Russia and Iran will sign an agreement in May on opening a green customs corridor, Russia’s Federal Customs Service Chief Andrei Belyaninov said on Thursday.
Russia’s customs chief made this statement at a conference on administration in the free economic zone in Crimea.
"Iran solemnly promises: we’ll replace the whole of Turkey in the deliveries of perishable goods to Russia," he said. "We’ll go there [to Iran] in May to sign a green corridor deal," he added.
The customs green corridor simplifies customs procedures and helps expedite a whole number of formalities for customs clearance and document formalization.
Russian Energy Minister Alexander Novak who is co-chairman of the Russian-Iranian inter-governmental commission for trade and economic cooperation said earlier that Iran could supply fruits and vegetables worth no less than $1 billion to Russia annually.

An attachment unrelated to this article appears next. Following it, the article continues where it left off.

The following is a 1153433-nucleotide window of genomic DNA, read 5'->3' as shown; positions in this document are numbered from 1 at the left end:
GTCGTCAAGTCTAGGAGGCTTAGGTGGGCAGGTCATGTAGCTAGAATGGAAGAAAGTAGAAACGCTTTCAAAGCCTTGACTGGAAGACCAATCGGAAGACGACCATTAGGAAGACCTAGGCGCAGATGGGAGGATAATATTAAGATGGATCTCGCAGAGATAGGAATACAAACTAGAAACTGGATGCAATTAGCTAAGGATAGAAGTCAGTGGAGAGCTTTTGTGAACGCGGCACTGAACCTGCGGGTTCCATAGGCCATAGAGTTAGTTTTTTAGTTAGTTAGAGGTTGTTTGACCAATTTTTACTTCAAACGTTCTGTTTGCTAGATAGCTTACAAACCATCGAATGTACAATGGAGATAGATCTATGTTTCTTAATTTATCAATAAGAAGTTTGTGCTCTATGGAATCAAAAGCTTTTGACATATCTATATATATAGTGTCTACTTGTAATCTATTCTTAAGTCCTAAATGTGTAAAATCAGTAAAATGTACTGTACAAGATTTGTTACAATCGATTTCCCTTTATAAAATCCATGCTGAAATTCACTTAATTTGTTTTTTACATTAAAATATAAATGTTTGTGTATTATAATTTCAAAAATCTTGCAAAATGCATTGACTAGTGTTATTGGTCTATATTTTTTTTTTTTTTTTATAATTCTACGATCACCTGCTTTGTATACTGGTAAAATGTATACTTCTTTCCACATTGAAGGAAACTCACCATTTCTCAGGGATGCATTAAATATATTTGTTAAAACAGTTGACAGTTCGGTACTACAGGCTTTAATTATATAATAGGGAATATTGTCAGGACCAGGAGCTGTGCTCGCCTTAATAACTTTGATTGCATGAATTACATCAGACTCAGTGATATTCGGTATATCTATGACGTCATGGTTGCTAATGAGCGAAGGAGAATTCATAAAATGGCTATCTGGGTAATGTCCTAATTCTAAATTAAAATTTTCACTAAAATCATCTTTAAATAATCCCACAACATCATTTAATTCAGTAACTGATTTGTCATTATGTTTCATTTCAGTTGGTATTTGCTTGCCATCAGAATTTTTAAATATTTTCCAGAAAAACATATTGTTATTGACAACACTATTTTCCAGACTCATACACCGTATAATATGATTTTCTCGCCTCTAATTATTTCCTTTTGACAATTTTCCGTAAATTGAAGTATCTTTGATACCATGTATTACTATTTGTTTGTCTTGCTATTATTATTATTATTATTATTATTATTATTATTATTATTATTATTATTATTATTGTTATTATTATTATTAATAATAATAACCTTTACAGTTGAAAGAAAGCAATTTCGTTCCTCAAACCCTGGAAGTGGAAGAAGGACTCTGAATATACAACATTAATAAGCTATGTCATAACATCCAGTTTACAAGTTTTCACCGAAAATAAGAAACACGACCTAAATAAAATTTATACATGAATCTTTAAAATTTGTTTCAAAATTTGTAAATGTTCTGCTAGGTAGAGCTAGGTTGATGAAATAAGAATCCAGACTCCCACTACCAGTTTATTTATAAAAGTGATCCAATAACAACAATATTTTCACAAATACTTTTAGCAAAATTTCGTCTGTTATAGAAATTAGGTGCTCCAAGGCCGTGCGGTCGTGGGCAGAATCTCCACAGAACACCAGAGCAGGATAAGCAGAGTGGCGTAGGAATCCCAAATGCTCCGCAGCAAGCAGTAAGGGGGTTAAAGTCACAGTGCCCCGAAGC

Russia intends to buy pistachio nuts, dates and grapes. Russian trade chains have said they are ready to increase purchases of foodstuffs from Iran. Moreover, in some cases, they can replace the Turkish foodstuffs earlier banned by Russia.
According to Russia’s Agriculture Ministry, Russia’s exports to Iran accounted for 3.1% of its total agrarian exports in 2015 and in absolute figures these supplies totaled $484.4 million (based on the data of Russia’s Federal Customs Service). In terms of value, grain crops were Russia’s basic agricultural commodities supplied to Iran, including wheat and barley (91%), and also sunflower oil (5.1%).
In turn, supplies from Iran totaled 0.7% of Russia’s total agricultural and food imports in 2015 or $194.3 million (based on the data of the Federal Customs Service of Russia). Russia basically imported vegetables, fruits, dried fruit and nuts from Iran.
First published by TASS.
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